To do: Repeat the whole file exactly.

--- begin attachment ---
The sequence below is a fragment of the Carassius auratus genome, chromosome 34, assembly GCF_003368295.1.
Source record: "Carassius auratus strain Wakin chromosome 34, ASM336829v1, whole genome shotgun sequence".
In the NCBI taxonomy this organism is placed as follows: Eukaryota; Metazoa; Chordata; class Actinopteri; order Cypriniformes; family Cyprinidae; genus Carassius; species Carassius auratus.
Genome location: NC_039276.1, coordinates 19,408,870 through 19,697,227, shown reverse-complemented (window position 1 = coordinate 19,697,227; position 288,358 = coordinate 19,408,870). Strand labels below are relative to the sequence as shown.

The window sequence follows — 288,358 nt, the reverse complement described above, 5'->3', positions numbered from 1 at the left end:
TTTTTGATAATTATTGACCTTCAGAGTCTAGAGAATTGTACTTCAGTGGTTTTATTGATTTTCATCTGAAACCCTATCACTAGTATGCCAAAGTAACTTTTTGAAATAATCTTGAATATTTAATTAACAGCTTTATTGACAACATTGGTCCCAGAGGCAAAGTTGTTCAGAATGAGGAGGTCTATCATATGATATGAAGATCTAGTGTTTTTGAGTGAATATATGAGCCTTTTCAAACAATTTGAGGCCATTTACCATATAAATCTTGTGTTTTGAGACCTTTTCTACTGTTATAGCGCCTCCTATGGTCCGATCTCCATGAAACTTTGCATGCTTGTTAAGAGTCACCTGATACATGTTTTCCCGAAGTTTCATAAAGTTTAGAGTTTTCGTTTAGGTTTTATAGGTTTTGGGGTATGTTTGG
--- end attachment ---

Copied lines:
The sequence below is a fragment of the Carassius auratus genome, chromosome 34, assembly GCF_003368295.1.
Source record: "Carassius auratus strain Wakin chromosome 34, ASM336829v1, whole genome shotgun sequence".
In the NCBI taxonomy this organism is placed as follows: Eukaryota; Metazoa; Chordata; class Actinopteri; order Cypriniformes; family Cyprinidae; genus Carassius; species Carassius auratus.
Genome location: NC_039276.1, coordinates 19,408,870 through 19,697,227, shown reverse-complemented (window position 1 = coordinate 19,697,227; position 288,358 = coordinate 19,408,870). Strand labels below are relative to the sequence as shown.

The window sequence follows — 288,358 nt, the reverse complement described above, 5'->3', positions numbered from 1 at the left end:
TTTTTGATAATTATTGACCTTCAGAGTCTAGAGAATTGTACTTCAGTGGTTTTATTGATTTTCATCTGAAACCCTATCACTAGTATGCCAAAGTAACTTTTTGAAATAATCTTGAATATTTAATTAACAGCTTTATTGACAACATTGGTCCCAGAGGCAAAGTTGTTCAGAATGAGGAGGTCTATCATATGATATGAAGATCTAGTGTTTTTGAGTGAATATATGAGCCTTTTCAAACAATTTGAGGCCATTTACCATATAAATCTTGTGTTTTGAGACCTTTTCTACTGTTATAGCGCCTCCTATGGTCCGATCTCCATGAAACTTTGCATGCTTGTTAAGAGTCACCTGATACATGTTTTCCCGAAGTTTCATAAAGTTTAGAGTTTTCGTTTAGGTTTTATAGGTTTTGGGGTATGTTTGG